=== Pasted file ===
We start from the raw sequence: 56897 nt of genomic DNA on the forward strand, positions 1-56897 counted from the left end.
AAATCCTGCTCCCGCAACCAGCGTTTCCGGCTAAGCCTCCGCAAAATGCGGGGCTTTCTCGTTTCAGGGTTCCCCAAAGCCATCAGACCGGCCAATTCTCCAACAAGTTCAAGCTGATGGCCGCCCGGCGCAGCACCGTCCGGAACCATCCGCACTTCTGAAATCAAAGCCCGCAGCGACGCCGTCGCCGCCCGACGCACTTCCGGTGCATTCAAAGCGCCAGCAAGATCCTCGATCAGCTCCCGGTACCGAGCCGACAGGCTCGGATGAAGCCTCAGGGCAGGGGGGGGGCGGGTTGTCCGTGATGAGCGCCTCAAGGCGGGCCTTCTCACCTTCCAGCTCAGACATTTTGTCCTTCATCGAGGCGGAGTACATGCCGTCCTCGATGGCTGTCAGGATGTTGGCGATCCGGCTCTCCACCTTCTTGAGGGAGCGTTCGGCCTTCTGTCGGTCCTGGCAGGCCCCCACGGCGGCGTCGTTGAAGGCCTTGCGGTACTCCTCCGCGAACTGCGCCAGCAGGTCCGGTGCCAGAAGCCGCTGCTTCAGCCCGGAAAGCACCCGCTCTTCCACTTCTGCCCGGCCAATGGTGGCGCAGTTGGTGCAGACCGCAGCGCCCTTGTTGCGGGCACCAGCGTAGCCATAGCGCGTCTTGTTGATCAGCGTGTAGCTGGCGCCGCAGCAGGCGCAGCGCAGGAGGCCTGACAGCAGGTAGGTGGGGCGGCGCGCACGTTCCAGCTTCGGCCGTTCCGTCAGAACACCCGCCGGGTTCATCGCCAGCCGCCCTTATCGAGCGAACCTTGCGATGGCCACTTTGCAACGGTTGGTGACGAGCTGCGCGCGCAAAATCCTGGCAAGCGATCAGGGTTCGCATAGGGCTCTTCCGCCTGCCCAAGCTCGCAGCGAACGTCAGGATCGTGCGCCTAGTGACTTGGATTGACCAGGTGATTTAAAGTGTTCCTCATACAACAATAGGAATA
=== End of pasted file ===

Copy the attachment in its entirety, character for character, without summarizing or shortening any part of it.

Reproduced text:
We start from the raw sequence: 56897 nt of genomic DNA on the forward strand, positions 1-56897 counted from the left end.
AAATCCTGCTCCCGCAACCAGCGTTTCCGGCTAAGCCTCCGCAAAATGCGGGGCTTTCTCGTTTCAGGGTTCCCCAAAGCCATCAGACCGGCCAATTCTCCAACAAGTTCAAGCTGATGGCCGCCCGGCGCAGCACCGTCCGGAACCATCCGCACTTCTGAAATCAAAGCCCGCAGCGACGCCGTCGCCGCCCGACGCACTTCCGGTGCATTCAAAGCGCCAGCAAGATCCTCGATCAGCTCCCGGTACCGAGCCGACAGGCTCGGATGAAGCCTCAGGGCAGGGGGGGGGCGGGTTGTCCGTGATGAGCGCCTCAAGGCGGGCCTTCTCACCTTCCAGCTCAGACATTTTGTCCTTCATCGAGGCGGAGTACATGCCGTCCTCGATGGCTGTCAGGATGTTGGCGATCCGGCTCTCCACCTTCTTGAGGGAGCGTTCGGCCTTCTGTCGGTCCTGGCAGGCCCCCACGGCGGCGTCGTTGAAGGCCTTGCGGTACTCCTCCGCGAACTGCGCCAGCAGGTCCGGTGCCAGAAGCCGCTGCTTCAGCCCGGAAAGCACCCGCTCTTCCACTTCTGCCCGGCCAATGGTGGCGCAGTTGGTGCAGACCGCAGCGCCCTTGTTGCGGGCACCAGCGTAGCCATAGCGCGTCTTGTTGATCAGCGTGTAGCTGGCGCCGCAGCAGGCGCAGCGCAGGAGGCCTGACAGCAGGTAGGTGGGGCGGCGCGCACGTTCCAGCTTCGGCCGTTCCGTCAGAACACCCGCCGGGTTCATCGCCAGCCGCCCTTATCGAGCGAACCTTGCGATGGCCACTTTGCAACGGTTGGTGACGAGCTGCGCGCGCAAAATCCTGGCAAGCGATCAGGGTTCGCATAGGGCTCTTCCGCCTGCCCAAGCTCGCAGCGAACGTCAGGATCGTGCGCCTAGTGACTTGGATTGACCAGGTGATTTAAAGTGTTCCTCATACAACAATAGGAATA